Sunday, March 10, 2013

Nick Bilton on digital etiquette

Nick Bilton doesn’t like it when people e-mail him to say thanks. He thinks you should use Google Maps to find the way to someone’s house rather than ask the person for directions. Bilton and his mother communicate “mostly through Twitter.” And last year, his father learned a “lesson” about leaving voice mails for his son: Digital Era Redefining Etiquette (New York Times).

After reading this column, I see no reason to change the advice I offer in How to e-mail a professor: “When you get a reply, say thanks.” For students e-mailing a professor, this small courtesy is a good choice. And it closes the loop. A professor who prefers not to receive such replies can let students know.

I will go further and suggest that everyone say please and thank you and and hello and see you soon and so on in e-mail. So many inefficiencies? No, they are ways of being human together. They are what we need to make time for.

One of my earliest learning experiences online happened when someone on a fountain-pen mailing list offered a lengthy and helpful answer to a question I asked. I e-mailed him backchannel (remember backchannel?) to say thanks and acknowledged that I didn’t know whether it was standard practice to do so. His reply: “A thank-you is always welcome.” That made and makes sense to me. My correspondent later proved a great source of advice on all things Pelikan.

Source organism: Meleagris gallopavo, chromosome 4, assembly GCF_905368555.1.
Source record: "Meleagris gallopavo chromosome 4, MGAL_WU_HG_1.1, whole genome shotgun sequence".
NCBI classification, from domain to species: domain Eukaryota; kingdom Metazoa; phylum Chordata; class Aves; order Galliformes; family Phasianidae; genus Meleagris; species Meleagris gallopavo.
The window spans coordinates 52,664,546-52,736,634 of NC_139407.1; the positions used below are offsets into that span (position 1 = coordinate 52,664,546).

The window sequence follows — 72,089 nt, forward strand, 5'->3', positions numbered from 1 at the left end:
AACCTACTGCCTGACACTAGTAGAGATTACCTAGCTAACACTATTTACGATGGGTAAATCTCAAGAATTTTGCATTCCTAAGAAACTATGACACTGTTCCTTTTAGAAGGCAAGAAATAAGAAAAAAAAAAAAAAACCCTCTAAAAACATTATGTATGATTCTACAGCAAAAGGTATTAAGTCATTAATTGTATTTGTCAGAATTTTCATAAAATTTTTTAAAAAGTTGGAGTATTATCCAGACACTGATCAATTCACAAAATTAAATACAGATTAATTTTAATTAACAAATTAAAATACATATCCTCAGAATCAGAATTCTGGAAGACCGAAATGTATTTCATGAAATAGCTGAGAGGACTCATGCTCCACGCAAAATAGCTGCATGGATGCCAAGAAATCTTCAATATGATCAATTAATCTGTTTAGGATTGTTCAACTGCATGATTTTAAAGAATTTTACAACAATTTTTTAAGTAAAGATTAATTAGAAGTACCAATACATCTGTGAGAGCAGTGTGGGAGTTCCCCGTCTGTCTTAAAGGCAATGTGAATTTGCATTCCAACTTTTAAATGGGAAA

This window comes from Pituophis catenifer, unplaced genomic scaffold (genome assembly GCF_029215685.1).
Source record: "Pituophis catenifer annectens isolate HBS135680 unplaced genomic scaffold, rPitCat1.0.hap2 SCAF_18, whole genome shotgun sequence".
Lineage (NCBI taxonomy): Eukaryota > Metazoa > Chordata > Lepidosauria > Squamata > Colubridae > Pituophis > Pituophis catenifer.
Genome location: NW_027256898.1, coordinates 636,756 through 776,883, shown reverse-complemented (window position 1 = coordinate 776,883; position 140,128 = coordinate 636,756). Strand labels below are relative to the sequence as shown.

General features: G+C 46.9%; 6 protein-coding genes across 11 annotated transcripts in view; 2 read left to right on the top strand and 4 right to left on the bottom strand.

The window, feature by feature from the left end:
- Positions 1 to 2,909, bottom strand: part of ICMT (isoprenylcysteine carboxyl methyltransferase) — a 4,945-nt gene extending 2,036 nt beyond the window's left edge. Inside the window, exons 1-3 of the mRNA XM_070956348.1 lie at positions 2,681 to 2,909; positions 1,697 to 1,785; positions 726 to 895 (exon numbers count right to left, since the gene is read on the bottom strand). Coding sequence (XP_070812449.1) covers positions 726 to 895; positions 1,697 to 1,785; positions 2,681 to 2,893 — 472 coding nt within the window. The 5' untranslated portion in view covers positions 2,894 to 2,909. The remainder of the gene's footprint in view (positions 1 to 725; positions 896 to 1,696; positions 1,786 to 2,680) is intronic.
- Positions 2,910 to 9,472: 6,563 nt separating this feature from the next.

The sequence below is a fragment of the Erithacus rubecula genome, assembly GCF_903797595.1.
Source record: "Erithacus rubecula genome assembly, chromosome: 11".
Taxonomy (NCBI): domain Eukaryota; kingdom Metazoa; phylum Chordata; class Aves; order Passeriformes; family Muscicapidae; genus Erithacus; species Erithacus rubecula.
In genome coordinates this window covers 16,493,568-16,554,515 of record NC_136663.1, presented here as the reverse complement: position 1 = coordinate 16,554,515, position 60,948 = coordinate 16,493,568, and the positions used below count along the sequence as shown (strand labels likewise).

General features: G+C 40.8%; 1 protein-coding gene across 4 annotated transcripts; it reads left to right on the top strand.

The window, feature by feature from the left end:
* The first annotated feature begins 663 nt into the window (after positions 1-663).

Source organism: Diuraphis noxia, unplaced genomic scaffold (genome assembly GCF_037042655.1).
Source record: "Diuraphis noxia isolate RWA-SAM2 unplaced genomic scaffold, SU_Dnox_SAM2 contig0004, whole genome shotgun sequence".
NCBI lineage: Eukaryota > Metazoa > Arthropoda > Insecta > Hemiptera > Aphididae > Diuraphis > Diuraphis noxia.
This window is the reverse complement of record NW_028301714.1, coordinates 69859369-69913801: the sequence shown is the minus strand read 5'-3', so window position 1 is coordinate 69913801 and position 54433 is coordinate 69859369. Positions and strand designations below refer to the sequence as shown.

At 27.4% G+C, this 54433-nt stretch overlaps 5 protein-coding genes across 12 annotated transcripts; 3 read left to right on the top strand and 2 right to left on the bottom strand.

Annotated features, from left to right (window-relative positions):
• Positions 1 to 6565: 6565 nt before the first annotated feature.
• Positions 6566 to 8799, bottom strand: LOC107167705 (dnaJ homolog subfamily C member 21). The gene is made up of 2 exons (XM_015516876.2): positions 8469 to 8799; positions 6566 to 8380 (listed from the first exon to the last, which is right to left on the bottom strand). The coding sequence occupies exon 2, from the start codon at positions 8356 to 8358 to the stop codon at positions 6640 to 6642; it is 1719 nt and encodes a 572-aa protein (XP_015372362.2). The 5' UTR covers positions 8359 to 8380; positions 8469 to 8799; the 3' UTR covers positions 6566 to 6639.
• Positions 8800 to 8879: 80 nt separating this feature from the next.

Related posts
E-mail etiquette
How to e-mail a student

[I’d hate to be Nick Bilton’s parents. Who, by the way, would know the best route to their house.]

comments: 2

Geo-B said...

Students, for example, since that is most of whom I deal with, can leave me messages on my office voice mail (which I'm a little unclear how to retrieve), on email, or on our university electronic course system (which I must open and check class by class). Although that seems like a lot of possibilities, it actually I think offers too many choices and impedes communication.

Michael Leddy said...

I think I’d agree. Many years ago, I chose not to set up voice mail with my office phone, which saved me the problems I soon saw colleagues having with middle-of-the-night messages from students announcing absences and asking for extensions.